Matt Harvey speaks during a news conference announcing that he...

Matt Harvey speaks during a news conference announcing that he has been diagnosed with a partially torn ligament before a game between the Mets and Philadelphia Phillies at Citi Field. (Aug. 26, 2013) Credit: AP

The timing of Matt Harvey's elbow injury has afforded him one important luxury -- time.

And the Mets righthander will use every bit of it before deciding whether to undergo Tommy John surgery on the partially torn ligament in his right elbow.

Harvey will attempt what the team in a statement termed a "structured throwing program" that will last six to eight weeks. According to the statement, Mets doctors have deemed surgery likely will be necessary unless Harvey can "complete a throwing program free of elbow related symptoms."

"Why jump into surgery in a situation where I never had the tingling, the numbness, the shooting pain in my elbow that are usually the symptoms of needing that surgery?" Harvey said Tuesday. "For me, if a rehab process and a strengthening process is the way to go, in my mind that's what I wanted to do."

At any point during what general manager Sandy Alderson called a "free-flowing" process, a recurrence of symptoms could prompt surgery. But the Mets have a two-month window to allow Harvey a chance to rehab without affecting his 2015 season, should he wind up undergoing surgery.

During the next few days, Alderson said the Mets will determine a rehab plan, which will involve specialists at the Hospital for Special Surgery and perhaps a stint at the team's complex in Port St. Lucie, Fla.

Though every operation carries some degree of risk, ligament replacement procedures enjoy a high success rate and a predictable rehab length of at least 12 months. It is common for pitchers to return to the majors after undergoing Tommy John surgery.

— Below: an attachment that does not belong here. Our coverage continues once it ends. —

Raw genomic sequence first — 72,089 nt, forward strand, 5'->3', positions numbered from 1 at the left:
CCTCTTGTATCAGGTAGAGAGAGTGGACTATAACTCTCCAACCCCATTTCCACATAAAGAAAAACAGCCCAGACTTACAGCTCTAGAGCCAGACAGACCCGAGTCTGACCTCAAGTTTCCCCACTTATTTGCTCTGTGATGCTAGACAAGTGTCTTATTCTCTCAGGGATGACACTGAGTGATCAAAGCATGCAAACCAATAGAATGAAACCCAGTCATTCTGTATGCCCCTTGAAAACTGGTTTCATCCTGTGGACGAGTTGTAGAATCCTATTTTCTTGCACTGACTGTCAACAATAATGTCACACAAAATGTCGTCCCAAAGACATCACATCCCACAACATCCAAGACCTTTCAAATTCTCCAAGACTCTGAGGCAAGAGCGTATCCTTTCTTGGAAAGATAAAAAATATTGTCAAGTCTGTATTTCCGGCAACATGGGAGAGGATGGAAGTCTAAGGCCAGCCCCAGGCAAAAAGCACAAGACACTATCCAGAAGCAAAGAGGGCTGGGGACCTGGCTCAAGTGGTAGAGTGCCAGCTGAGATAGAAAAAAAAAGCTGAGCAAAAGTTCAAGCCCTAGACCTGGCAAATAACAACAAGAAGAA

Meanwhile, a rehab option presents its own difficulties. Avoiding surgery likely would allow the 24-year-old to pitch next season. However, should Harvey wind up pitching with a partial tear of his ulnar collateral ligament, he runs the risk of suffering a more severe tear that would ultimately require surgery and cost him precious time.

"There's always risks on both sides," Harvey said. "And for me, I believe if I can rehab, I'd rather bet on myself doing the work to stay out of getting surgery [rather] than having the surgery."

Since an MRI exam revealed the injury on Aug. 26, Harvey has held out hope of dodging surgery. Even as he sought a second opinion from Dr. James Andrews in Florida on Monday, there was little doubt about the phenom's preference. The most important development to come out of the visit is that Harvey's elbow has been deemed to be stable enough to attempt rehab.

"From Dr. Andrews' tests of elbow stability, nothing was moving in places it shouldn't," said Harvey, who started the All-Star Game and finished 9-5 with a 2.27 ERA in his first full big-league season.

Harvey has frequently noted that other pitchers have delayed ligament replacement surgery and pitched effectively for years before eventually having the procedure done.

Cardinals ace Adam Wainwright stands as one prominent example. He was diagnosed with a partial elbow ligament tear in 2004 but did not require surgery until 2011. In between his initial diagnosis and surgery, Wainwright logged 200 innings in three of his first four seasons as a big-league starter. He was also named an All-Star and finished second in Cy Young Award voting.

And now, it appears Harvey will at least get the chance to take a similar path. He remains optimistic.

"Everything feels completely normal and I know there were some symptoms of forearm tightness and this and that," Harvey said. "But I never had like I said sharp elbow pain or numbness."


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